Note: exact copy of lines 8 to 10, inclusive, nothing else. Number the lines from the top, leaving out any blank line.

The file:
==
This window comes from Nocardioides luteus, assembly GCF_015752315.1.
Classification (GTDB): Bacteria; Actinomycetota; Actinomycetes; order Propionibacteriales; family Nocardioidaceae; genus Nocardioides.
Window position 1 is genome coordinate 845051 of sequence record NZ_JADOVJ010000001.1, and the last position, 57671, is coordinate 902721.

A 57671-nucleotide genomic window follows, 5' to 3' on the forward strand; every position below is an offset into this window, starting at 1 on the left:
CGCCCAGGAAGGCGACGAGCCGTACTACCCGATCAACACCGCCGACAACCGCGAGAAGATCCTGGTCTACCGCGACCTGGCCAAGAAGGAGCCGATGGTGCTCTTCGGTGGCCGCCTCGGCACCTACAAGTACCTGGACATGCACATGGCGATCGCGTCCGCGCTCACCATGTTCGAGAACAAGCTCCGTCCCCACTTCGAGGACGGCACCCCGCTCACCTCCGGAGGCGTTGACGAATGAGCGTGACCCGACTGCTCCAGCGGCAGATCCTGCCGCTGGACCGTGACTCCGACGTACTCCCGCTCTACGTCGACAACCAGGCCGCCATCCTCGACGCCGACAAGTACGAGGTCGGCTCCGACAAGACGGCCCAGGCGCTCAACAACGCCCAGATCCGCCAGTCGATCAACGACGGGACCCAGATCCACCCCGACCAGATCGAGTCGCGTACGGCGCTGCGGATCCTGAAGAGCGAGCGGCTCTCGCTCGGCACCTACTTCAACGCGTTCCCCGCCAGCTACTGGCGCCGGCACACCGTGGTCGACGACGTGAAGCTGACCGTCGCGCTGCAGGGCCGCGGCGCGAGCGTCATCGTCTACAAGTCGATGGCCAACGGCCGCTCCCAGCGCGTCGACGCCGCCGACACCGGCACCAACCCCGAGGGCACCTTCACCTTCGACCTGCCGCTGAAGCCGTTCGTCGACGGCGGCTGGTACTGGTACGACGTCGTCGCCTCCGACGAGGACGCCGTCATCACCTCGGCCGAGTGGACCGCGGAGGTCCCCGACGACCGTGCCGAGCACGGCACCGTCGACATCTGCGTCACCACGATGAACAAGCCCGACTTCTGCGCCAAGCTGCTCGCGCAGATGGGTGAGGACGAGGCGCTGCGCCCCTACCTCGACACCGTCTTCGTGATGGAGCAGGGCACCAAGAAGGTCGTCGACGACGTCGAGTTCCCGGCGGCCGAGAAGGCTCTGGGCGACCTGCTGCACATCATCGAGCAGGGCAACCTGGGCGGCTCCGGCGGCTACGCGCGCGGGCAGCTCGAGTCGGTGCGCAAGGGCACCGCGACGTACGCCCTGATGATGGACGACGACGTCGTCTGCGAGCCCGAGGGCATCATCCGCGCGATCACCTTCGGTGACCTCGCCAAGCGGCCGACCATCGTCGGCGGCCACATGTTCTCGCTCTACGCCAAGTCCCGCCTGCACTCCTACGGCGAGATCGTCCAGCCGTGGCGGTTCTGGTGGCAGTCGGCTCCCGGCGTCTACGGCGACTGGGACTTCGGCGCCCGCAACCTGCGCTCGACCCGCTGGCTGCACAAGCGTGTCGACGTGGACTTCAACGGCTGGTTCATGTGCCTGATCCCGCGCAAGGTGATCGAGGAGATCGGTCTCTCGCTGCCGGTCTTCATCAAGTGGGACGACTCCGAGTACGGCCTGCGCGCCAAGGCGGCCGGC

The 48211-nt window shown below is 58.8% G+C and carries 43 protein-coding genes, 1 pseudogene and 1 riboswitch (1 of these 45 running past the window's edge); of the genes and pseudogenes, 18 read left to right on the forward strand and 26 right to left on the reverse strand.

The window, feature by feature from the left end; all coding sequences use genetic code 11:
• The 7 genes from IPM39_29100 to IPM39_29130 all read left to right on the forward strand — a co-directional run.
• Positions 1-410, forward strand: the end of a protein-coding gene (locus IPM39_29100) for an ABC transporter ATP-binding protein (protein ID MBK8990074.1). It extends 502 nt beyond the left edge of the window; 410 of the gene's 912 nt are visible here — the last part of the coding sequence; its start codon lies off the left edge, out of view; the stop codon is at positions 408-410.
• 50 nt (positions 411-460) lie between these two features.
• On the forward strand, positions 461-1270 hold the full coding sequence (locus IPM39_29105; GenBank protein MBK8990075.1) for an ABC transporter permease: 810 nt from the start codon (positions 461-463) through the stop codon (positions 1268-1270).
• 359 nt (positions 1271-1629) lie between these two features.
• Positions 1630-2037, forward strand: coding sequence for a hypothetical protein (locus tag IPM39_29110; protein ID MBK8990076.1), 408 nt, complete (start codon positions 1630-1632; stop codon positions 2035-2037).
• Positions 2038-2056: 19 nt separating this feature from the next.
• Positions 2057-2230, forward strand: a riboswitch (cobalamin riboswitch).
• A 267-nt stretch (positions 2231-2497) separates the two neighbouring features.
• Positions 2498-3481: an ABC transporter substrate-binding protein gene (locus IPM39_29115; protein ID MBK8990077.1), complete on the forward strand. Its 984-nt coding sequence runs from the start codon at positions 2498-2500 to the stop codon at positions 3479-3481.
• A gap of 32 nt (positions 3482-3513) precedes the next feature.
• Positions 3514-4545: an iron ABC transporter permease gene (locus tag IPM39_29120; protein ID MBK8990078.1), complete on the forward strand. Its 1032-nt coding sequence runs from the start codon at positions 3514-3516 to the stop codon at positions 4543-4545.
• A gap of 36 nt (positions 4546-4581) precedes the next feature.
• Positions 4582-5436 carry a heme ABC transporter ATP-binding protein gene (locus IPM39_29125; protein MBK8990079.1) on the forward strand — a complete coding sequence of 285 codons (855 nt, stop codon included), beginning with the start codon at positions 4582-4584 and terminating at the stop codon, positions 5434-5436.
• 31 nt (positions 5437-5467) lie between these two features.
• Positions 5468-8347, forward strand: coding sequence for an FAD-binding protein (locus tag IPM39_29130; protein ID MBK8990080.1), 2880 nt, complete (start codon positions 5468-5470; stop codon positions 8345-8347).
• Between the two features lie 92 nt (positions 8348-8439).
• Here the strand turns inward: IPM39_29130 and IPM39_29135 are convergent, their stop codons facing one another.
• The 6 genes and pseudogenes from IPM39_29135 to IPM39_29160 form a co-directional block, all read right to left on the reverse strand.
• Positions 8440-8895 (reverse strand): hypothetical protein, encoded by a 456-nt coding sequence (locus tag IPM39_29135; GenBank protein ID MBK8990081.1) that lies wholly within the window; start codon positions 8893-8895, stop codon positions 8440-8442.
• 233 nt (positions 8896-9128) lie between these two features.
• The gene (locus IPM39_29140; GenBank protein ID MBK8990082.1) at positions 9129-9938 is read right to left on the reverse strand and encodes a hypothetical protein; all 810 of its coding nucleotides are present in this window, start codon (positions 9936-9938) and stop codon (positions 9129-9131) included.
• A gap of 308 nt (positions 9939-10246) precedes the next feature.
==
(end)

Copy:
• The 7 genes from IPM39_29100 to IPM39_29130 all read left to right on the forward strand — a co-directional run.
• Positions 1-410, forward strand: the end of a protein-coding gene (locus IPM39_29100) for an ABC transporter ATP-binding protein (protein ID MBK8990074.1). It extends 502 nt beyond the left edge of the window; 410 of the gene's 912 nt are visible here — the last part of the coding sequence; its start codon lies off the left edge, out of view; the stop codon is at positions 408-410.
• 50 nt (positions 411-460) lie between these two features.